- Centralize and democratize access to strategic technologies. Ensure technological capabilities are available to the entire organization and not siloed inside one division. One global medical technology company that previously had robotics and digital capabilities embedded in specific divisions has now created digital- and robotic-enabled healthcare platforms that combine the best capabilities in one place, accessible to all divisions. That allows the company to leverage those technologies for surgical equipment, orthopedics, and neurotechnology.
- Organize for speed. Deploy continuous development models. A leading European automaker is adopting a more Agile process to shorten its development cycles and innovate faster. In a first step, the automaker will shift to continuous software development for each car model. Over time, it will do the same for other parts of the development process. To prepare for that change, it is retraining thousands of engineers. The full migration represents a paradigm shift: Instead of completing a product cycle and starting a new one, original equipment manufacturers will continuously improve each car model and use software updates to keep digital features current. For automakers, the shift to continuous development means greater flexibility and faster time to market.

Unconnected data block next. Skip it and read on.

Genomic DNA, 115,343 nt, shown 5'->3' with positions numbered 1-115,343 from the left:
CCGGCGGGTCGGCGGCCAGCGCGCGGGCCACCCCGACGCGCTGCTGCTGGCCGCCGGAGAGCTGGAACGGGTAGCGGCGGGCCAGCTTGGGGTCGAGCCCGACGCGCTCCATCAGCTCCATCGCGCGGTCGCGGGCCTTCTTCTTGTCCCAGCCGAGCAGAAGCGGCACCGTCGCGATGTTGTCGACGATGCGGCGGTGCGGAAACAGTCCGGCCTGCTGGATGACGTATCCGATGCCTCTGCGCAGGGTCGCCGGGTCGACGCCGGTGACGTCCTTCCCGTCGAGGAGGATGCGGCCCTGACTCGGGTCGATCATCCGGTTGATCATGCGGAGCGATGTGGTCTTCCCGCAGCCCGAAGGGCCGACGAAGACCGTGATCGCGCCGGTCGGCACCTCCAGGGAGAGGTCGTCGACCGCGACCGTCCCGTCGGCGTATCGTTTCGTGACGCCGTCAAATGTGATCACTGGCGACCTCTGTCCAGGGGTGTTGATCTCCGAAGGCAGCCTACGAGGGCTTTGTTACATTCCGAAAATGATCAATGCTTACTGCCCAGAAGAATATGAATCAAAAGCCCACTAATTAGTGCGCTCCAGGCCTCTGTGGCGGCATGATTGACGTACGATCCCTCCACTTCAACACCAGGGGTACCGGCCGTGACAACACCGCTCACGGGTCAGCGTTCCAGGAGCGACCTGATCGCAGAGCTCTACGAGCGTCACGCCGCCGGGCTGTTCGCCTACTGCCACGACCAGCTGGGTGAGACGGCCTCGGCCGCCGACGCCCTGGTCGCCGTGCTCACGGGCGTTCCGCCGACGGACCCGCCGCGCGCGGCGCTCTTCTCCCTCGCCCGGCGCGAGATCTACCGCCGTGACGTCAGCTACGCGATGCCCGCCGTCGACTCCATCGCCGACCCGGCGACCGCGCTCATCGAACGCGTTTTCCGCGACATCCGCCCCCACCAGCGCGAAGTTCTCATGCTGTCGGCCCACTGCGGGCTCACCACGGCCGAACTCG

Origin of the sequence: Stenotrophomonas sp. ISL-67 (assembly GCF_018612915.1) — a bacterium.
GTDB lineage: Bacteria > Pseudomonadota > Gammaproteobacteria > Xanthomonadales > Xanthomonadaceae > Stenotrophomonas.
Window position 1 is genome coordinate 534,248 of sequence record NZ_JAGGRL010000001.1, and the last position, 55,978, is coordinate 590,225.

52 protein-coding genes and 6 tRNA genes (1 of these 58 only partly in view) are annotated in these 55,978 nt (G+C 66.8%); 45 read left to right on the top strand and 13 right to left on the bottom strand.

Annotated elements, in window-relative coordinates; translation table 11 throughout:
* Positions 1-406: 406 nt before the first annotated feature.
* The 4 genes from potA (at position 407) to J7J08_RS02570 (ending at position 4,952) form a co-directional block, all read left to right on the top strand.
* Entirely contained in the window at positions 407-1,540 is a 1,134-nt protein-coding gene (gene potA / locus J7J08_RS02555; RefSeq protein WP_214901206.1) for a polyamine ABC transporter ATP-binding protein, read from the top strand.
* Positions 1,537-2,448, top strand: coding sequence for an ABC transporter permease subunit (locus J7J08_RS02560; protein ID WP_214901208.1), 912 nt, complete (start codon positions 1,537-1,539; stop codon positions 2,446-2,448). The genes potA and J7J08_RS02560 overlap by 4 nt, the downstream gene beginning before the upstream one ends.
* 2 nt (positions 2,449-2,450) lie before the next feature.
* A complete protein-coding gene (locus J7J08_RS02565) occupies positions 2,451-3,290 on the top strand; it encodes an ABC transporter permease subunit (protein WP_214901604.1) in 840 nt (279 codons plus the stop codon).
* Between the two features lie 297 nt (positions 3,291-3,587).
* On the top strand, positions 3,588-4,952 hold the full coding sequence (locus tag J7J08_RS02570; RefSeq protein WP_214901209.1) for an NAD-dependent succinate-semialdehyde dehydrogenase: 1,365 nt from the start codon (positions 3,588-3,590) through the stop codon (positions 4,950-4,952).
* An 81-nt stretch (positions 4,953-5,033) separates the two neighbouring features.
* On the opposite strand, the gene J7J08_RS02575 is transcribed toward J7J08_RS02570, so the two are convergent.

- Become a talent magnet. Rising attrition levels have made attracting and keeping engineering talent a top priority for many traditional ER&D companies. One solution is to develop what some companies call a technology hub in cities teeming with tech expertise. A second approach is to acquire software companies as cultural umbrellas that draw tech talent. Some companies embrace a bigger shift, transforming the culture of their engineering and R&D departments to appeal to young engineers. To do that, they flatten hierarchies, offer permanent learning opportunities, focus teams on the most exciting problems, and allow remote work.
- Play offense on innovation. Collaborate with external partners, including start-ups and other innovation sources, to accelerate the pace. Acquire new capabilities and technologies through M&A. Verizon, for instance, has created a new business incubator to develop its product ecosystem, including 5G, and explore adjacent technologies such as location technology and sensor intelligence. Verizon’s investments in these new business areas aim to further help the company innovate and outpace the competition.
Engineering-heavy companies face a once-in-a-generation strategic shift. Digital technologies offer the opportunity to reshape traditional ER&D businesses, but deploying them brings new challenges. Winners in the coming decade will be those that use those technologies to accelerate time to market, lower the cost of new products, and take a novel approach to value creation.